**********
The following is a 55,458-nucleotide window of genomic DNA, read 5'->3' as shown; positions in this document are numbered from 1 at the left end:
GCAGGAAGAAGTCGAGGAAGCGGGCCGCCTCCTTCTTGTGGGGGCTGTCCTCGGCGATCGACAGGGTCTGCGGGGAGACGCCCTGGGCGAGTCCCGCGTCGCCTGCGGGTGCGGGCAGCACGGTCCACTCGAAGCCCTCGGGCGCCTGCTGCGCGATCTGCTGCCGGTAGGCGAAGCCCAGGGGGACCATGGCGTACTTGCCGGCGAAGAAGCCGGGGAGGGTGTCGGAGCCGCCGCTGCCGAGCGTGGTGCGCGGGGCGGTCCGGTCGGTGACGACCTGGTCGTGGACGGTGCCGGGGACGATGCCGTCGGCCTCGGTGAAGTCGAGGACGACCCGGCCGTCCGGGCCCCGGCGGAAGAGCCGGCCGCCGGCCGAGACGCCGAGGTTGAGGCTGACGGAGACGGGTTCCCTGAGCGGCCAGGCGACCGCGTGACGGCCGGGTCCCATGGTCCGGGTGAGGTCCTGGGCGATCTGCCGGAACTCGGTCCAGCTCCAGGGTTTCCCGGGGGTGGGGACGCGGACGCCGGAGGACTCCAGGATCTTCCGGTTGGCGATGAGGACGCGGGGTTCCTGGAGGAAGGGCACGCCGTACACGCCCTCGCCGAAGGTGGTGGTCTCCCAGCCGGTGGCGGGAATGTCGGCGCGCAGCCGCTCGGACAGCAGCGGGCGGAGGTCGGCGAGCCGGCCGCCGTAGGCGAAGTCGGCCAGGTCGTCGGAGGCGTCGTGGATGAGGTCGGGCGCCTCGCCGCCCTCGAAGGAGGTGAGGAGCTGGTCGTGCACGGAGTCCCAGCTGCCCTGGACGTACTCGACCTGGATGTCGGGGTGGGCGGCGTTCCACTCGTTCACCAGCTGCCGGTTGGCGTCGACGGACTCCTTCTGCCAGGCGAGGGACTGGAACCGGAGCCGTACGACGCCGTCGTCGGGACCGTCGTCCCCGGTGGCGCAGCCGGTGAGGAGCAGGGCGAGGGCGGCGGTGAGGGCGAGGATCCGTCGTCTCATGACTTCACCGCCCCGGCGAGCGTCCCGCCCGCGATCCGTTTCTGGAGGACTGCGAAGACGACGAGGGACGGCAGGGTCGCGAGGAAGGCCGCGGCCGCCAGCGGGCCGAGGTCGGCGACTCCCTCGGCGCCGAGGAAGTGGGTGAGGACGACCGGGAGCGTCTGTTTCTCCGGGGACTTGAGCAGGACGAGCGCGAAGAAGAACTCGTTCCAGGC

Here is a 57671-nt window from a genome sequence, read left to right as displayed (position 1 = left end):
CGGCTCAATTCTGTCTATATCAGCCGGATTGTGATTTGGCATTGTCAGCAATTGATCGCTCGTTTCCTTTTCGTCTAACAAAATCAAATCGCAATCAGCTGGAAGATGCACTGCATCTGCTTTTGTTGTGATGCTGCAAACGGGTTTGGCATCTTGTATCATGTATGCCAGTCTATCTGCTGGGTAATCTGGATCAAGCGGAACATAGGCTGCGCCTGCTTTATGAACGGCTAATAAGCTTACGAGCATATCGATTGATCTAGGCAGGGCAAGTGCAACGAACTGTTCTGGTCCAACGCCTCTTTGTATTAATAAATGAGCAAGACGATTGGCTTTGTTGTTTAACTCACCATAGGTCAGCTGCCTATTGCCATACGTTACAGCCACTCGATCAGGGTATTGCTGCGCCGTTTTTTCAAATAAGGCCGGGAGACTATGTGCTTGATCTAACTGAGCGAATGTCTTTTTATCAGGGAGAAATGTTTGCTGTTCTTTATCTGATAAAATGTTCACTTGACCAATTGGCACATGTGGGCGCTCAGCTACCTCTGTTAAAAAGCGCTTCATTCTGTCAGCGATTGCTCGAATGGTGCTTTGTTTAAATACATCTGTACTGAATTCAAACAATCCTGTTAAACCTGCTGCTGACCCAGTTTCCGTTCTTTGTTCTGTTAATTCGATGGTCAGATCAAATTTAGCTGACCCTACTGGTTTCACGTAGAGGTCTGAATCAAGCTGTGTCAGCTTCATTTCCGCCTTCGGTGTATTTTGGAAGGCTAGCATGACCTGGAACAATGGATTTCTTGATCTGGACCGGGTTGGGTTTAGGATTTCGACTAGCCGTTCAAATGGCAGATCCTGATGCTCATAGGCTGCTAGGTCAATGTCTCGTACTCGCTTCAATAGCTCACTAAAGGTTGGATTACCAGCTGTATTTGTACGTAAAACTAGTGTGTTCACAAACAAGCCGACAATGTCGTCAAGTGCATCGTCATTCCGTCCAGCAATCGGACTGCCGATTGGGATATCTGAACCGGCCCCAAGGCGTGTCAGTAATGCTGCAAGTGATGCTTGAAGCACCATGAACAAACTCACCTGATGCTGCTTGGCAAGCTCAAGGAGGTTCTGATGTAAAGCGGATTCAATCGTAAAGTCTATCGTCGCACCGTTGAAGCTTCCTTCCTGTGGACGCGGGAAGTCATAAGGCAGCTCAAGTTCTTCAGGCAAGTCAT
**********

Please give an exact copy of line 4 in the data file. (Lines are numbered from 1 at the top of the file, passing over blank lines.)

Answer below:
CGGCTCAATTCTGTCTATATCAGCCGGATTGTGATTTGGCATTGTCAGCAATTGATCGCTCGTTTCCTTTTCGTCTAACAAAATCAAATCGCAATCAGCTGGAAGATGCACTGCATCTGCTTTTGTTGTGATGCTGCAAACGGGTTTGGCATCTTGTATCATGTATGCCAGTCTATCTGCTGGGTAATCTGGATCAAGCGGAACATAGGCTGCGCCTGCTTTATGAACGGCTAATAAGCTTACGAGCATATCGATTGATCTAGGCAGGGCAAGTGCAACGAACTGTTCTGGTCCAACGCCTCTTTGTATTAATAAATGAGCAAGACGATTGGCTTTGTTGTTTAACTCACCATAGGTCAGCTGCCTATTGCCATACGTTACAGCCACTCGATCAGGGTATTGCTGCGCCGTTTTTTCAAATAAGGCCGGGAGACTATGTGCTTGATCTAACTGAGCGAATGTCTTTTTATCAGGGAGAAATGTTTGCTGTTCTTTATCTGATAAAATGTTCACTTGACCAATTGGCACATGTGGGCGCTCAGCTACCTCTGTTAAAAAGCGCTTCATTCTGTCAGCGATTGCTCGAATGGTGCTTTGTTTAAATACATCTGTACTGAATTCAAACAATCCTGTTAAACCTGCTGCTGACCCAGTTTCCGTTCTTTGTTCTGTTAATTCGATGGTCAGATCAAATTTAGCTGACCCTACTGGTTTCACGTAGAGGTCTGAATCAAGCTGTGTCAGCTTCATTTCCGCCTTCGGTGTATTTTGGAAGGCTAGCATGACCTGGAACAATGGATTTCTTGATCTGGACCGGGTTGGGTTTAGGATTTCGACTAGCCGTTCAAATGGCAGATCCTGATGCTCATAGGCTGCTAGGTCAATGTCTCGTACTCGCTTCAATAGCTCACTAAAGGTTGGATTACCAGCTGTATTTGTACGTAAAACTAGTGTGTTCACAAACAAGCCGACAATGTCGTCAAGTGCATCGTCATTCCGTCCAGCAATCGGACTGCCGATTGGGATATCTGAACCGGCCCCAAGGCGTGTCAGTAATGCTGCAAGTGATGCTTGAAGCACCATGAACAAACTCACCTGATGCTGCTTGGCAAGCTCAAGGAGGTTCTGATGTAAAGCGGATTCAATCGTAAAGTCTATCGTCGCACCGTTGAAGCTTCCTTCCTGTGGACGCGGGAAGTCATAAGGCAGCTCAAGTTCTTCAGGCAAGTCAT